Associated Industries of Missouri and the Missouri General Assembly staff have produced their annual summaries of legislation that was Truly Agreed and Finally Passed (TAFP) by the General Assembly during the recently completed legislative session. AIM’s list includes bill that were most important from a business perspective. You can read our wrap up here. The House Research report includes all 190 bills passed by the General Assembly this past session. You may access the document at this link.
The Hill (5/20, Laing) reports that NAM is “urging lawmakers” to approve the passage of a conference report that would fund water infrastructure at ports and waterways to the tune of $8.2 billion. Senior Vice President for Policy and Government Relations Aric Newhouse wrote in a letter to members of the House on Monday that NAM, “urges you to support the conference report Resources Reform and Development Act of 2014.” The letter continued, saying, “Our nation needs investments and a modern infrastructure that keep us globally competitive and manufacturers will continue to champion investments and improvements to our nation’s infrastructure that help manufacturers’ compete and create jobs.” The bill is expected to come up for a vote as early as this week, and includes measures to deepen ports in Jacksonville, Florida, Savannah, Georgia, and Boston. Newhouse Sends Letter Urging Passage Of WRRDA. Senior Vice President of Policy and Government Relations Aric Newhouse sent a letter to members of Congress urging support for the Water
AIM lobbyists worked for and won more than just tax cuts and Department of Revenue changes this past session. Here are the rest of the many victories for AIM and Missouri business. Economic Development When you hear these words in the State Capitol, unfortunately you often hear “tax credits” in nearly the same breath. Again, the divisive issue of what to do about tax credits came and went without any progress, and so victories here were fairly few and far between. One tax credit that did make it across the finish line of the legislative session was SB 729 which creates tax credits for donations to Innovation Campuses around Missouri, establishes rural regional development grants and reauthorizes tax credit programs for wood energy and alternative fuel refueling properties (subject to appropriation). SB 723, a long time project of veteran House member Rep. Chris Kelly (D-Columbia) allows for the selling of bonds for state owned building capital improvements. The bill increases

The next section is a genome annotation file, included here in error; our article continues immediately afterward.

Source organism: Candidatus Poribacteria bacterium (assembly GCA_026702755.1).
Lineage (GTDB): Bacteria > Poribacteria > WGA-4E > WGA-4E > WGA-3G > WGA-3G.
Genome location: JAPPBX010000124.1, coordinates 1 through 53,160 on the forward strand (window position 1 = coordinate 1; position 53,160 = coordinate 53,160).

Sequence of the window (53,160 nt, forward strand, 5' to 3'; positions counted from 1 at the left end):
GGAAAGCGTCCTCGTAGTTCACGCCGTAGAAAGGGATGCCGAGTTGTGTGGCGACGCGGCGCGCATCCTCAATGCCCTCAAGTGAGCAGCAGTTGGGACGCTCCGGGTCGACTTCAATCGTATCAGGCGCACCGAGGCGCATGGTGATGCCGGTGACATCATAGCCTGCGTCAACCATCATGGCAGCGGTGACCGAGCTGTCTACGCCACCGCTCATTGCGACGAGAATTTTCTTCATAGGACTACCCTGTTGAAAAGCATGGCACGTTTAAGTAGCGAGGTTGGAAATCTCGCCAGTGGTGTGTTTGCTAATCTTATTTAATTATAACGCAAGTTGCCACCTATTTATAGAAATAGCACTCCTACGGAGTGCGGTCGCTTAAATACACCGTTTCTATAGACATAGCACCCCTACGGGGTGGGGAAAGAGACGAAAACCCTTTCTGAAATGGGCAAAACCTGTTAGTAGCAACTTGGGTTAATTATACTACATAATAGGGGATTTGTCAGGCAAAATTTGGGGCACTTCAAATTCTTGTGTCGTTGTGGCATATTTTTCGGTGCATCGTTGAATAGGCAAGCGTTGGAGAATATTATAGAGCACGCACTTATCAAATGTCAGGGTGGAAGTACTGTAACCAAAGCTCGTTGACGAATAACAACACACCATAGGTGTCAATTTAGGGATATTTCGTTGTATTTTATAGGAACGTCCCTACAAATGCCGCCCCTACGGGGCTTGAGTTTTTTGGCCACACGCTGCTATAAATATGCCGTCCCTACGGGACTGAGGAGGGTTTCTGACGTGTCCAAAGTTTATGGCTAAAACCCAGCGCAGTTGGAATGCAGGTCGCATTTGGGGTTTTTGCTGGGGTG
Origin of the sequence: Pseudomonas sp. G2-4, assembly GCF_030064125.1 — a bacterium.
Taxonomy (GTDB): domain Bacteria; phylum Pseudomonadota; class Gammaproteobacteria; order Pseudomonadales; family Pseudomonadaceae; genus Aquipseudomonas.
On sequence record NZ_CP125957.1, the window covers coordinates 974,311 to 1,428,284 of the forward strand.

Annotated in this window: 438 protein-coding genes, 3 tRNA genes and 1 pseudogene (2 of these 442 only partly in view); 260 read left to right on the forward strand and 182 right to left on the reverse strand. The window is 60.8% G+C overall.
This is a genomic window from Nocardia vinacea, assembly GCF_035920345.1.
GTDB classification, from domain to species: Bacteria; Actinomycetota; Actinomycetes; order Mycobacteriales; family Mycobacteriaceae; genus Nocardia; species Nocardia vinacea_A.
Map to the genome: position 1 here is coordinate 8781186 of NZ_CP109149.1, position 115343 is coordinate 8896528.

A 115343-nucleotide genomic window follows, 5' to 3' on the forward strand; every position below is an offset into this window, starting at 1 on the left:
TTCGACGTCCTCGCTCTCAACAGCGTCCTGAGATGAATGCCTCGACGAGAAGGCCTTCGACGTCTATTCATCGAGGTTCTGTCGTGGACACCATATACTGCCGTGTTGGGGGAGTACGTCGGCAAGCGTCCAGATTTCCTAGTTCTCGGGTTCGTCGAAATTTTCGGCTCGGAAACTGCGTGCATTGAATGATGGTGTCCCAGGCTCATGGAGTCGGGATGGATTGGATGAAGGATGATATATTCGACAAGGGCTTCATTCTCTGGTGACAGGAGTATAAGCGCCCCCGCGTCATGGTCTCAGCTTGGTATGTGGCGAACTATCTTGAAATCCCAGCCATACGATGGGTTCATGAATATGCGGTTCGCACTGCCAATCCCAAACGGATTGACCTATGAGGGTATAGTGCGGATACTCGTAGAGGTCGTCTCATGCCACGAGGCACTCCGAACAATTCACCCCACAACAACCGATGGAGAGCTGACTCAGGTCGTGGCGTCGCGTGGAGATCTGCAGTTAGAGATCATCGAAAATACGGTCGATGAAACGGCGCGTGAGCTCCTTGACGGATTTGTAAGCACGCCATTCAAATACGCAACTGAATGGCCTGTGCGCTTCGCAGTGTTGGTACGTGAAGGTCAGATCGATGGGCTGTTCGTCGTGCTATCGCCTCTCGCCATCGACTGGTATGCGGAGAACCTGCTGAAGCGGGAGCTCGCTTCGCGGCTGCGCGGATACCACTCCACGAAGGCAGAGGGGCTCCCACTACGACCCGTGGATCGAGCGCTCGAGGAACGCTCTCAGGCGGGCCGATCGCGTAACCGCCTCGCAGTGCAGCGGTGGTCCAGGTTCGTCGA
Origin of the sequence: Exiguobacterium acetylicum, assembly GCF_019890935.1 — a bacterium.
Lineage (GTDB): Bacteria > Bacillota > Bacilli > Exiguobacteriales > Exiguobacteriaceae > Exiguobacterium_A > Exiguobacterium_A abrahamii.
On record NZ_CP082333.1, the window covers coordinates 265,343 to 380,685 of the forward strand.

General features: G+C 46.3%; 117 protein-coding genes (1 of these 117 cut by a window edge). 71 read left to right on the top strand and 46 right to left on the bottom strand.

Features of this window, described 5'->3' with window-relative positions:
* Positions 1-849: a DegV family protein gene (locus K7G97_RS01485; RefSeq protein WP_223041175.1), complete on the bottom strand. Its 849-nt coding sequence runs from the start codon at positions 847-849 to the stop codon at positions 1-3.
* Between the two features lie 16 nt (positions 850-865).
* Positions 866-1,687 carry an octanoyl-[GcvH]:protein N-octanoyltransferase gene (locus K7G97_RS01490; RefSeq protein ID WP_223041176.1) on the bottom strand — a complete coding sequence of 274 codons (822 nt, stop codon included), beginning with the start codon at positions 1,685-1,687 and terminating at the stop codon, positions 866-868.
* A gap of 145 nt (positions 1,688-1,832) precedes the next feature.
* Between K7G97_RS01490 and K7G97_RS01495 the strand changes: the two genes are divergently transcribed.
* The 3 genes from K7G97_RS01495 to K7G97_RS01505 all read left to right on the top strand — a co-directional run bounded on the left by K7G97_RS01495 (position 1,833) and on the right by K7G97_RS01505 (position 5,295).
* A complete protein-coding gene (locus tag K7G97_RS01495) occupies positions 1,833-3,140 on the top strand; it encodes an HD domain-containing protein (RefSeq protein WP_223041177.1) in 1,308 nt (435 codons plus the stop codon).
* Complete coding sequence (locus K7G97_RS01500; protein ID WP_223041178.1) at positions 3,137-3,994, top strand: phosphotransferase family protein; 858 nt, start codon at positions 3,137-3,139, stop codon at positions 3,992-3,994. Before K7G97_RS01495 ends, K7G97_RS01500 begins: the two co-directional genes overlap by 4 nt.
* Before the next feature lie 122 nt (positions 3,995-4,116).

While the broad-based tax cuts in SB 509 and the battle to override the governor’s veto drew the most attention during the session, there were a myriad of smaller bills that will do many things to help the business climate in the state of Missouri. The watershed bill for tax issues was Senate Bill 584. In an exercise not unlike herding cats, State Reps. Eric Burlison (R-Springfield) and Andrew Koenig (R-St. Louis), and Senate sponsor Sen. Bob Dixon (R-Springfield), somehow listened to many voices and came up with one piece of legislation with many brilliant ideas. SB584 includes: Clean-up language to ensure the Department of Revenue charges sales tax on admissions to entrainment, not businesses that offer athletic training, or dance lessons, or other services; Apportionment language that allows service industries an additional choice of formulas used to determine Missouri income for tax purposes; The Associated Industries version of concise data center sales tax exemption language; Language that shifts the
Historic, broad-based tax cutting legislation, data center incentives, mandating the EPA work with DNR on air quality issues in Missouri…just a few of the AIM drafted and supported issues mentioned by Speaker of the House Tim Jones in his end of the legislative session news conference. “So many more good paying jobs are ahead because Missouri has finally put out the sign on our doorstep that ‘We are wide-open for business,’” said Jones. “And we are going to compete for every job with all of our very competitive bordering states.” Watch the entire press conference here.